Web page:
“We are getting a good feel about delivering decent results based on our earnings targets,” President Toshinori Abe, 61, said in an interview in Tokyo on July 16, adding that back orders for homes are rising faster than the company had anticipated.
Sekisui in March forecast sales to rise 7.8 percent to 1.74 trillion yen ($17 billion) in the year ending Jan. 31 from a year earlier. Orders on average for the company gained 15 percent in the first five months ended June 30 from the same period last year.
Prime Minister Shinzo Abe’s pledge to end 15 years of deflation have fueled expectations that mortgage rates and land prices, which are about half of what they were after the peak of the bubble economy in the 1980s, will start rising. Japan’s housing starts rose for a ninth month in May, the longest streak since the period ended February 2011.
A fixed-rate mortgage loan for 35 years rose to 2.03 percent in June from an all-time low of 1.8 percent in April, according to the government-affiliated Japan Housing Finance Agency.
Sekisui shares rose 0.9 percent to 1,437 yen at the close of trading in Tokyo, the highest in two weeks. The stock has gained 53 percent this year, compared with a 30 percent increase in the 94-member Topix Construction Index, which includes Sekisui.
While the government’s plan to raise the consumption tax is spurring buyers to purchase before the increase comes into effect, the government should be careful how it deals with an expected decline in demand following the change, Abe said. Japan plans to double the tax rate to 10 percent from 5 percent by 2015, with the first increase to 8 percent scheduled in April 2014.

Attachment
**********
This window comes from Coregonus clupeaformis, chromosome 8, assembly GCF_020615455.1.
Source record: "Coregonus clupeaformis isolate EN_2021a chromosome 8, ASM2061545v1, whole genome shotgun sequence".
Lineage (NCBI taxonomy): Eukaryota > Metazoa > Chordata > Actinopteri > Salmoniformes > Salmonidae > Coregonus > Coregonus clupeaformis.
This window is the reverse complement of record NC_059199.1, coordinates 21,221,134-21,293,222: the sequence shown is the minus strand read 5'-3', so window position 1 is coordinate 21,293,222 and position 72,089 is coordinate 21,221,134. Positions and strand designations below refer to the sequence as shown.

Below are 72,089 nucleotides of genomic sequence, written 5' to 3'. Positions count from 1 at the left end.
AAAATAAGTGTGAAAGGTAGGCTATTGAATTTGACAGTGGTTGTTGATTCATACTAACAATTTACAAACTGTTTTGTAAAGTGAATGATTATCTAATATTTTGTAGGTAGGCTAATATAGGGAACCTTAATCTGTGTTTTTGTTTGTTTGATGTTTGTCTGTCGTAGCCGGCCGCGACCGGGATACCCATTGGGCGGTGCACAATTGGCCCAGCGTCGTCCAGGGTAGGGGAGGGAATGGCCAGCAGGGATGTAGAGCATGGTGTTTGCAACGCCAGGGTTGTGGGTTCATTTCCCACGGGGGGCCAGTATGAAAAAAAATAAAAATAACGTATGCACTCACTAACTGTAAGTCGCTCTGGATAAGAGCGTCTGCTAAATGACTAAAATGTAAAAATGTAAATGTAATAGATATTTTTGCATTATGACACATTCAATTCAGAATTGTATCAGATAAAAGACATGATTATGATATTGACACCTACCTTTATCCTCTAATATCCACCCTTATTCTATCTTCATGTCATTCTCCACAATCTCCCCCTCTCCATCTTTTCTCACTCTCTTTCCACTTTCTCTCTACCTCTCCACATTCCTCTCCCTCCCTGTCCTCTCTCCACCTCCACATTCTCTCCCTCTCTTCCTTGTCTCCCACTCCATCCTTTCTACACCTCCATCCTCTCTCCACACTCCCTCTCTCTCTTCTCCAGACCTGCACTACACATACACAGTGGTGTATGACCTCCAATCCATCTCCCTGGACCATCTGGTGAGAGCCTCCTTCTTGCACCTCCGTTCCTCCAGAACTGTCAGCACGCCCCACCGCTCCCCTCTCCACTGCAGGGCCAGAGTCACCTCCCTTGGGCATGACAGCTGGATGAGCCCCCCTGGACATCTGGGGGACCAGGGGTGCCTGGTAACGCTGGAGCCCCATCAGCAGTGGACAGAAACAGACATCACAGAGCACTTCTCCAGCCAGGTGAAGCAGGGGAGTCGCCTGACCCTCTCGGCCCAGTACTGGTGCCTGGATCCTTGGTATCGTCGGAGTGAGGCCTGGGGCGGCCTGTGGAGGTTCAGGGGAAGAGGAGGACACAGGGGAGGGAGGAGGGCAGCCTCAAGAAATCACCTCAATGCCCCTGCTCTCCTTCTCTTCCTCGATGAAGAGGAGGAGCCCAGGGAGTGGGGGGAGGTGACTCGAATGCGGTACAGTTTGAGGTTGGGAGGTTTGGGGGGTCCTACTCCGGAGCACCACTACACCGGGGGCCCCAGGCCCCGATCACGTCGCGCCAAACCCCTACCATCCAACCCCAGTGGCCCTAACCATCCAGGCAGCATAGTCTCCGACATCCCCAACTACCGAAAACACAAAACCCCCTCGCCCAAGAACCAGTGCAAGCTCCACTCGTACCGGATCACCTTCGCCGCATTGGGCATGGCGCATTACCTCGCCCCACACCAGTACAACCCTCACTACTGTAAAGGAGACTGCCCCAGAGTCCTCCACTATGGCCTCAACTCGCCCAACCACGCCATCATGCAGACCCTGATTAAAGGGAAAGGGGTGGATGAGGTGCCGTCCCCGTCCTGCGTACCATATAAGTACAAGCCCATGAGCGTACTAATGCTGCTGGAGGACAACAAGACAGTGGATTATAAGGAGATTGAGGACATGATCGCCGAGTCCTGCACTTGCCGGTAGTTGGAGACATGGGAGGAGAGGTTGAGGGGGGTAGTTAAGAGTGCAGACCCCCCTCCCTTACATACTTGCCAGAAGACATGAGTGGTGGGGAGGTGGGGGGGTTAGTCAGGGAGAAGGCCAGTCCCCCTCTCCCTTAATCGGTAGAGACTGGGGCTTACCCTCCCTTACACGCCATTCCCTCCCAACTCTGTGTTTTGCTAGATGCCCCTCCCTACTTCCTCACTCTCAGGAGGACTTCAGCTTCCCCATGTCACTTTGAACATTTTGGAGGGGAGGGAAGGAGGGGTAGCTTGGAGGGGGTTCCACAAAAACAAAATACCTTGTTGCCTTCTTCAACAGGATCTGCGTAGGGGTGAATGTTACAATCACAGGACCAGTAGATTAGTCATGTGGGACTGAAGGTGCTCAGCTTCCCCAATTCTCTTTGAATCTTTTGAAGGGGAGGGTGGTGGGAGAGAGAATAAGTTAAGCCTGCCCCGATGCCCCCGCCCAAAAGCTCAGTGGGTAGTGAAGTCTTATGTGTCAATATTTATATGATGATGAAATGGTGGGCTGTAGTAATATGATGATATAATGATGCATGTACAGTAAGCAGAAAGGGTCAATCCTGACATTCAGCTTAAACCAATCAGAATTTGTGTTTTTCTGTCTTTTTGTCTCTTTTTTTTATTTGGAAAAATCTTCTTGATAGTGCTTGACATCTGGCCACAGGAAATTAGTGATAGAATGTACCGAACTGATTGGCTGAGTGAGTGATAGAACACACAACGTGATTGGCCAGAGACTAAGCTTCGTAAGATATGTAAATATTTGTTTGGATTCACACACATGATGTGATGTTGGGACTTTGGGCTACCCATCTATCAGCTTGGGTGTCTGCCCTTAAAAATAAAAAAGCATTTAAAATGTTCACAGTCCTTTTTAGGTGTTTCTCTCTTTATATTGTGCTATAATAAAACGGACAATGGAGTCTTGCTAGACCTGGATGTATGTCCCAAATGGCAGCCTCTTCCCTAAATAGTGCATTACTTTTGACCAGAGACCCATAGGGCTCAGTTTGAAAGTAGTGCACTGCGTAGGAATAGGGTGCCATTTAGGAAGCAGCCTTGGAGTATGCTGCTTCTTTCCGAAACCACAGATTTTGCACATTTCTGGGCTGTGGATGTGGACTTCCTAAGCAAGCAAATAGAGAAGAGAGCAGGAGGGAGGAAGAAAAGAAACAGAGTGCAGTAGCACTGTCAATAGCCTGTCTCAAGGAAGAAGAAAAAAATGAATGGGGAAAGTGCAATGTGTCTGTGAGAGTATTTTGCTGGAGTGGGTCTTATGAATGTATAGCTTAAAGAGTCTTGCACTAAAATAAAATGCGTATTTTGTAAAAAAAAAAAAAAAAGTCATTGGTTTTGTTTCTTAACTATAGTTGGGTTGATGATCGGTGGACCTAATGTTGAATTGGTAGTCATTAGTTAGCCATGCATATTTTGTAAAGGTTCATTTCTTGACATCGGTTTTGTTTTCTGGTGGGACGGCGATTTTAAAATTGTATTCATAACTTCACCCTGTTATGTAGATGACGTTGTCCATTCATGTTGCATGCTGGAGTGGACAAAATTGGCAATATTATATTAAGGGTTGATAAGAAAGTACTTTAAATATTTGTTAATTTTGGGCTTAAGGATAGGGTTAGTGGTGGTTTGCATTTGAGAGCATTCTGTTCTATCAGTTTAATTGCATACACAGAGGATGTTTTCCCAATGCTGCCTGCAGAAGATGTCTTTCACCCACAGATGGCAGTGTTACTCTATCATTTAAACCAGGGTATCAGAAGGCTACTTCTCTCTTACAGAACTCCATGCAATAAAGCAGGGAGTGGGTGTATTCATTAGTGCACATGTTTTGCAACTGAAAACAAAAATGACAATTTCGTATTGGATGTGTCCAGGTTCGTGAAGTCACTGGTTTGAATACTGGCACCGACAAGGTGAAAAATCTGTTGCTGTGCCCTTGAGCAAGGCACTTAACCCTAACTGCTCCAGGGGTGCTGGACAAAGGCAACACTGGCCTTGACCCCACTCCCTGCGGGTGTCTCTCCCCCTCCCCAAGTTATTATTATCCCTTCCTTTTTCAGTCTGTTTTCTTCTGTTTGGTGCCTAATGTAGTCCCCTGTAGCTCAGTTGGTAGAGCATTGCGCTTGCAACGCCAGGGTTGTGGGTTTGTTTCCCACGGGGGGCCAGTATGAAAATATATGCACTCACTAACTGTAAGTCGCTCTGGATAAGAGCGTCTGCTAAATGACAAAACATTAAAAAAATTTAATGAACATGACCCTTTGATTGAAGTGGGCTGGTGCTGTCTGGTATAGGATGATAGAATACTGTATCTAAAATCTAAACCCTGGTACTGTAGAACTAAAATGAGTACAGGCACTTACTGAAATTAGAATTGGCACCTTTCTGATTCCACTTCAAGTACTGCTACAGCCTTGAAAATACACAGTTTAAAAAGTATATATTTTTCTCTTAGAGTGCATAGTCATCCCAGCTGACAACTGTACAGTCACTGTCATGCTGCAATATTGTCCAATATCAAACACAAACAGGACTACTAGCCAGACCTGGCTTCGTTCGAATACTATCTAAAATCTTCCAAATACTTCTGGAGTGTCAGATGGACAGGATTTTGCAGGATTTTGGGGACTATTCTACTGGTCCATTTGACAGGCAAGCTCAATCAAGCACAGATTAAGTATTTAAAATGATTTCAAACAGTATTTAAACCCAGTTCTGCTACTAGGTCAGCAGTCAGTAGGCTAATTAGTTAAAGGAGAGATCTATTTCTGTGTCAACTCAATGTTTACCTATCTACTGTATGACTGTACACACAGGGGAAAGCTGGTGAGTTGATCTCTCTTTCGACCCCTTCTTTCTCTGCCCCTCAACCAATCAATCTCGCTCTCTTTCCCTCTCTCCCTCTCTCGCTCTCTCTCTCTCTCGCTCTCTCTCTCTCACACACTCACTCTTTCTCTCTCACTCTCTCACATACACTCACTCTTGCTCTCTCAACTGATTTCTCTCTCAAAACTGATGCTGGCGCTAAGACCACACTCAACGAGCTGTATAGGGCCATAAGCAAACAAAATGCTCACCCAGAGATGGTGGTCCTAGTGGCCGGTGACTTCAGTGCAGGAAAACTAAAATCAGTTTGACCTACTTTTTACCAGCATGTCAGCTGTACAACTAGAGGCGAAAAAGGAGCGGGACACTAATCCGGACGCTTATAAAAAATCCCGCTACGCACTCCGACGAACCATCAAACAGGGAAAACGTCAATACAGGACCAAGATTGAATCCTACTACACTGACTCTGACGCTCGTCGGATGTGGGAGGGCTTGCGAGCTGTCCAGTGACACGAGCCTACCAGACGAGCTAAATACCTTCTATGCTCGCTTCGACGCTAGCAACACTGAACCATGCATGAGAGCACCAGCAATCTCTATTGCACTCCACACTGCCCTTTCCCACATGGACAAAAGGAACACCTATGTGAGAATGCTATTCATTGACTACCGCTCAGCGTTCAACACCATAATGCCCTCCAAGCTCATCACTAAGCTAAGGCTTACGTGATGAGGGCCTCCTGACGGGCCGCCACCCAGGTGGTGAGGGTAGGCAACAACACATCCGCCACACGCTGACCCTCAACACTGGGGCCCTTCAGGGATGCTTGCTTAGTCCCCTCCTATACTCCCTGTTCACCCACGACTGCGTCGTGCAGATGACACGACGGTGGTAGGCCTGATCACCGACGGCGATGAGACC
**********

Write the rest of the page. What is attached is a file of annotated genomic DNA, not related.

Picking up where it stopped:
“It doesn’t make sense to introduce a tax increase when the economy is not yet fully recovered,” Abe said. “What matters to us the most and the country as a whole is economic recovery and revitalization.”
Housing starts nationwide gained 6.2 percent to 893,002 units in the year ended March 31, the fastest pace since 1996, according to the land ministry. Supplies declined 22 percent in a decade to March 2011 from the previous 10 years, it said.
Tailor-made houses and rental housing have seen “solid growth,” Abe said. The Osaka-based company plans to strengthen its home-building segment by improving its energy-saving and quake-resistant technology to differentiate itself from competitors and to attract more homebuyers, he said.
“The customer preference has changed over time,” Abe said. “When homebuyers are happy with our products, they are likely to bring more business opportunities to us.”
To contact the editor responsible for this story: Andreea Papuc at firstname.lastname@example.org